Demolition Of Timbuktu's Cultural Sites Spurs War-Crimes Trial At The Hague
In what's believed to be a first, the International Criminal Court in The Hague is contemplating a case that treats the destruction of cultural heritage as a war crime. The charges date to 2012, when Islamist militants attacked UNESCO world heritage sites in Timbuktu.
Today's hearing is to confirm that the ICC's prosecutors have enough evidence to try a reputed leader of the group that seized a portion of northern Mali and destroyed irreplaceable buildings, manuscripts and other items in the summer of 2012.
One of the city's most notable and largest landmarks, the Djingareyber Mosque, escaped destruction. But another of its famous mosques was destroyed, as were shrines that had stood since Timbuktu's golden era during the Mali empire, when the city was a thriving commercial hub and a center of Islamic scholarship.
For our Newscast unit, Teri Schultz reports:
"The ICC usually handles cases alleging massacres, recruitment of child soldiers and other human rights abuses. But now ICC chief prosecutor Fatou Bensouda wants war crimes charges against alleged Islamist leader Ahmad al-Faqi al-Mahdi for destroying 15th-century shrines, a mosque and ancient documents in Timbuktu."
"Bensouda is asking ICC judges to confirm she has enough evidence to try Al-Mahdi for crimes against humanity."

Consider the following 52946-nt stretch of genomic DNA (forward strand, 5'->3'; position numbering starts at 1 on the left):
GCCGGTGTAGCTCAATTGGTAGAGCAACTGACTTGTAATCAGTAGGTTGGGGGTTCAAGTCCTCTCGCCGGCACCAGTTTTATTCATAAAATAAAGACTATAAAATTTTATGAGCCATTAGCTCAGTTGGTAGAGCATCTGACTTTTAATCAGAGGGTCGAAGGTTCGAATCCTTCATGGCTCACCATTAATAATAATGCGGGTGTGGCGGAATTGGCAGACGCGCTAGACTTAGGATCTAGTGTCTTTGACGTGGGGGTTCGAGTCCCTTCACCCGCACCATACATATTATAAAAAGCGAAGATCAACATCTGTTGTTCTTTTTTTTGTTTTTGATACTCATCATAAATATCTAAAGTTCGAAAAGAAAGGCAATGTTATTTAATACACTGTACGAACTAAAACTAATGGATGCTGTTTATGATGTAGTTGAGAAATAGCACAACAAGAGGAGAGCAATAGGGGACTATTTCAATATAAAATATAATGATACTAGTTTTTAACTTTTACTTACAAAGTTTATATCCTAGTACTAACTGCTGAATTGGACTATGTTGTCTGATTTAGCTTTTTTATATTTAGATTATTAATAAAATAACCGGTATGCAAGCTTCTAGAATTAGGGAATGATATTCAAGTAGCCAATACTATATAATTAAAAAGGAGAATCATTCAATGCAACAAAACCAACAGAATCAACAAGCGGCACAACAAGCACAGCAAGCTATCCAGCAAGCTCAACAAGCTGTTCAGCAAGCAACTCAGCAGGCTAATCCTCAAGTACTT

"Humanity's collective conscience was shocked by the senseless destruction of its common heritage," Bensouda said today. "Words of condemnation are not enough."
Al-Mahdi, who is also known as Abu Tourab, was present for today's hearing; he was transferred to The Hague last September. He's accused of being a leader of an al-Qaida-linked rebel group.
Here's a list of sites that the ICC prosecutor says the militants intentionally targeted for destruction:
In January of 2013, French and Malian troops defeated the Islamist fighters and were welcomed into Timbuktu by cheering crowds. But even as that liberation was taking place, the fleeing Islamists set fire to a library that held manuscripts dating back to the 1200s, written in languages from Hebrew to Arabic.
The violent occupation also brought a severe drop in tourism, which had been the third-largest revenue generator in Mali's economy.
Exploring Timbuktu's historic role as a magnet for travelers and immigrants, the Two-Way's Scott Neuman wrote in 2013:
"Ancient Timbuktu also had two things that the rest of the world wanted: salt and gold.
"While rock salt was a valuable commodity for African traders, it was the gold that interested Europeans. And a 14th century Malian king named Mansa Musa gave Arabs and Europeans their first glimpse of just how much gold Timbuktu might have.
"Musa passed through Cairo in 1324 en route to Mecca, and his entourage spread around so much gold that its price in Egypt reportedly crashed for the next decade. Timbuktu became known as a sort of El Dorado of the Old World, says Shobana Shankar, a visiting professor of history at Georgetown University."
Copyright 2021 NPR. To see more, visit https://www.npr.org.